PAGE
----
There are many types of trusts. The most common is a Revocable Living Trust (“RLT”), which is created during your lifetime. With an RLT, you retain control of trust property and you reserve the right to change or revoke the trust while you are alive and competent. Assets that are transferred into the trust, are not probated. Instead, the assets are controlled by the trustee or successor trustee according to the terms and conditions of the trust.
Trusts also make it possible for you to plan for mental disability. It is possible, with careful planning with a skilled estate planning attorney, to determine in advance who will take control of your assets for you and any dependents if you become disable. You may even control how your mental disability is determined. That level of control is not possible will a Will-based estate plan.
Unlike a Will, an RLT is a private document and usually only the trust beneficiaries may read it. A well-drafted trust that is fully funded with your assets will normally avoid probate. Because of the ability to control the trust assets and avoid the costs, delay, and publicity of Probate, trusts are an exceptional estate planning tool.
What are the pitfalls of Joint Tenancy?
Sometimes people try to do estate planning by transferring their assets such as a house, bank account or brokerage account to a relative or friend by placing that person on the title to their home or bank account as a “joint tenant.” This can lead to serious unintended consequences such as immediate gift tax consequences. Furture unitended consequences may be lurking as well such as the asset being subject to the joint tenant’s creditors and adverse capital gains tax. A joint tenant could actually force a sale of your asset or totally deplete the asset for their own benefit.
Can I avoid unnecessary taxation of my estate?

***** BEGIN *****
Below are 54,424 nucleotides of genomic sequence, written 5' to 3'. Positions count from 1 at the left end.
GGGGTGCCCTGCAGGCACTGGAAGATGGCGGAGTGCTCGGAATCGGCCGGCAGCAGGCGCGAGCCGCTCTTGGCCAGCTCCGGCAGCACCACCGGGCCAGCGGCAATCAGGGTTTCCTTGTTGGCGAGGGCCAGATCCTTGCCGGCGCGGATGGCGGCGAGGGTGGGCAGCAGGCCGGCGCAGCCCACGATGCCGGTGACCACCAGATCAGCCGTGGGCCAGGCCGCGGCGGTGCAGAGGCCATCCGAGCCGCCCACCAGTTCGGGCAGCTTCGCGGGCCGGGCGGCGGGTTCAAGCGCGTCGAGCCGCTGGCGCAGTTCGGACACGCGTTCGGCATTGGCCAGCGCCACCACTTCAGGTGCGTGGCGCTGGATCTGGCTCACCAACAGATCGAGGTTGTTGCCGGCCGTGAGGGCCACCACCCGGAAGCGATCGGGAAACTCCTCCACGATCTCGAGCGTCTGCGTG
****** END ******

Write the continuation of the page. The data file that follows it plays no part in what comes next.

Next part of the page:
Yes, with proper advance planning! However, without a good estate plan, your estate could be subject to heavy income tax and/or estate (death) taxes when you die. For instance, post-death distribution of retirement accounts such as 401(k)’s and IRA’s must follow complicated rules to take advantage of the best tax-deferral options. Additionally, if your assets are large enough, your loved ones could have to pay up to 55% of their inheritance subject to estate tax to the IRS at your death if you do not start planning now. Using an attorney with expertise in this area can be critical.
Do I need a trust?
There is no right or wrong answer necessarily. Whether a trust is appropriate in your circumstances depends upon a number of factors. Many people believe that whether you need a trust depends upon the size of your estate. In our experience, the size of your estate is a factor to consider, but is not the only factor. Your goals and objectives are often times much more determinitive than the size of your estate. Trust are more expensive initially than a Will. Trusts, however, are usually less expensive to administer after your demise. A trust offers extensive planning options that are simply not available with a Will. If your goals include any of those planning option: disability planning, remarriage protections, creditor protections, etc., then a Will will be insufficient and a trust will be necessary.